Lots of people have asked for info on how this core board came to be, so we thought we’d share some details. Most sign companies give discounts for the more signs you do, so consider getting together with other schools in your district, county, or region (I know that’s what we’ll be doing for our grant winners here in Michigan).
The board in our photos was installed at a school in Livonia, MI.
First, you need a core board. Most of the schools here in Southeast Michigan have standardized around a couple of core board layouts, but if you haven’t got one like this, you might start with the work that’s been done at Project Core (http://www.project-core.com/) - although “play” isn’t on their board, and many kids are going to find that one very useful on the playground.. Some schools may want to add fringe words that are relevant to playgrounds - slide, swing, ball, jungle gym, or other things available to children at your school, but the point of core words is that you can say an awful lot with just those words. This school district’s AT/AAC committee used Boardmaker symbols, and we know they called Boardmaker to be sure they met the licensing requirements. But any symbol set that you are currently using is going to work the same.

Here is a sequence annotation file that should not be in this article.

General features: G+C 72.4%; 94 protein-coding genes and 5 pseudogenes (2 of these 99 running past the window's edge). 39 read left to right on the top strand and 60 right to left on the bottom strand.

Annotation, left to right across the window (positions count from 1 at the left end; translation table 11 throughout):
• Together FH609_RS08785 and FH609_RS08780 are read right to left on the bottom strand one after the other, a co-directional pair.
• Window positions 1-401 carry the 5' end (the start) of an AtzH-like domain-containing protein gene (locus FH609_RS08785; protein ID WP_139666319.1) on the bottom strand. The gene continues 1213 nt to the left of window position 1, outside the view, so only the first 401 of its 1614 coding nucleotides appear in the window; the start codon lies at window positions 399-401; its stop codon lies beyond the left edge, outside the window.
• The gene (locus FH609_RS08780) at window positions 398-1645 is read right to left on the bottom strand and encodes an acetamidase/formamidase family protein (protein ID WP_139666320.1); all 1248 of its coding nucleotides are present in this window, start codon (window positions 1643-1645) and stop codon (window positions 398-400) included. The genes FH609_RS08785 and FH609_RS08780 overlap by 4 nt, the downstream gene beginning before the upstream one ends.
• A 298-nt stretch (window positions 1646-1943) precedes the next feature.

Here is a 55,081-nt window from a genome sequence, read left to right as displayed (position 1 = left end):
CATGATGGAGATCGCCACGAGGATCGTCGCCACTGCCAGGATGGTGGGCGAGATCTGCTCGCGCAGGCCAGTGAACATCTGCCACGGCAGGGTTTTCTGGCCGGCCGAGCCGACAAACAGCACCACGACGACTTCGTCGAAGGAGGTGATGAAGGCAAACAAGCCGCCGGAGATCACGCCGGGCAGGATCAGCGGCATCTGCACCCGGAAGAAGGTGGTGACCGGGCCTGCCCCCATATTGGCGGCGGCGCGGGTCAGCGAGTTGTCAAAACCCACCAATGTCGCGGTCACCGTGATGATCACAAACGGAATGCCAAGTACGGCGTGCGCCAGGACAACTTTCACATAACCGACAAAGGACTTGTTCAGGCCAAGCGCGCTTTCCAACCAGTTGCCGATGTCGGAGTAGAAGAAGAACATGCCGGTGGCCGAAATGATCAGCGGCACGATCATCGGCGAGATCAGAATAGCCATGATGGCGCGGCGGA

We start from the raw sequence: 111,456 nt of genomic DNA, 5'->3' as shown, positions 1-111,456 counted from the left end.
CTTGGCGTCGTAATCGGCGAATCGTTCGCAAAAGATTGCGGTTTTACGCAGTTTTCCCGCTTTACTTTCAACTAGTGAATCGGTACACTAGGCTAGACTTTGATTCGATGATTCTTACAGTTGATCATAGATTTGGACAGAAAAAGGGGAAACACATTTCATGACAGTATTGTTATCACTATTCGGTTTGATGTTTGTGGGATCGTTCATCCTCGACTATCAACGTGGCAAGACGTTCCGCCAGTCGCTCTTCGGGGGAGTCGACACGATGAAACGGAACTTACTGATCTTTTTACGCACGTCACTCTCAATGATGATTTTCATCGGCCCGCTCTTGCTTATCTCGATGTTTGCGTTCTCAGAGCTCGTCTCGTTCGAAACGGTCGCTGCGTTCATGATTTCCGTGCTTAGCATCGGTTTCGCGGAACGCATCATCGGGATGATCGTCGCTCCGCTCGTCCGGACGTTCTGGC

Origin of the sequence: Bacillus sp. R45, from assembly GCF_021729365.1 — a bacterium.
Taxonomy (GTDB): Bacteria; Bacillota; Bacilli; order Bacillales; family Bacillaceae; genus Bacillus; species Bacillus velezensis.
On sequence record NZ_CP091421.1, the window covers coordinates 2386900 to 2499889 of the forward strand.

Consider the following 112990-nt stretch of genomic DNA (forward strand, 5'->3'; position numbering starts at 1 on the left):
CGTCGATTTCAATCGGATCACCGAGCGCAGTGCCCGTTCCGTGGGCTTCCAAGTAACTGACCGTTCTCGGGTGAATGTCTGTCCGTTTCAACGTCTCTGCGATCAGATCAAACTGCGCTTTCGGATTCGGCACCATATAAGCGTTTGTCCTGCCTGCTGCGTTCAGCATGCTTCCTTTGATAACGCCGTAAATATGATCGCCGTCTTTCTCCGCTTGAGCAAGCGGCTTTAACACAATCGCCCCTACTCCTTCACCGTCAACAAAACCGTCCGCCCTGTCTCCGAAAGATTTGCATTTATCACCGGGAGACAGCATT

Next, you need to get your sign printed. They used a local sign company, and asked for long lasting, outdoor materials that are “graffiti proof” - the sign company says that as long as it’s not right in direct sun all the time, it should last 10 years. It’s about 3 feet by 5 feet, and made of a 6mm thick material. The sign cost them less than $300 US.
The last thing to do was to get the sign installed. In most cases, that’s something you’ll need your district to do.
I know that my (Janet’s) kids’ school has gotten local sign companies to donate signs for various events, and I wonder if others could do the same. It’s also worth noting that in many schools, the PTO or PTA would likely help pay for a sign like this if you approach them.
One of our primary goals is to help support AAC users by supporting their staff. Providing core boards for playgrounds throughout Michigan gives kids access in a space that is sometimes hard for them to keep their devices handy, takes some load off building staff who would need to figure out how to make this happen and get it funded, and helps spread awareness, all at the same time. Details on our core board giveaway coming soon!
We would love to see pictures if you do this at your school, and hear about creative ways you’re working to help AAC users in your community!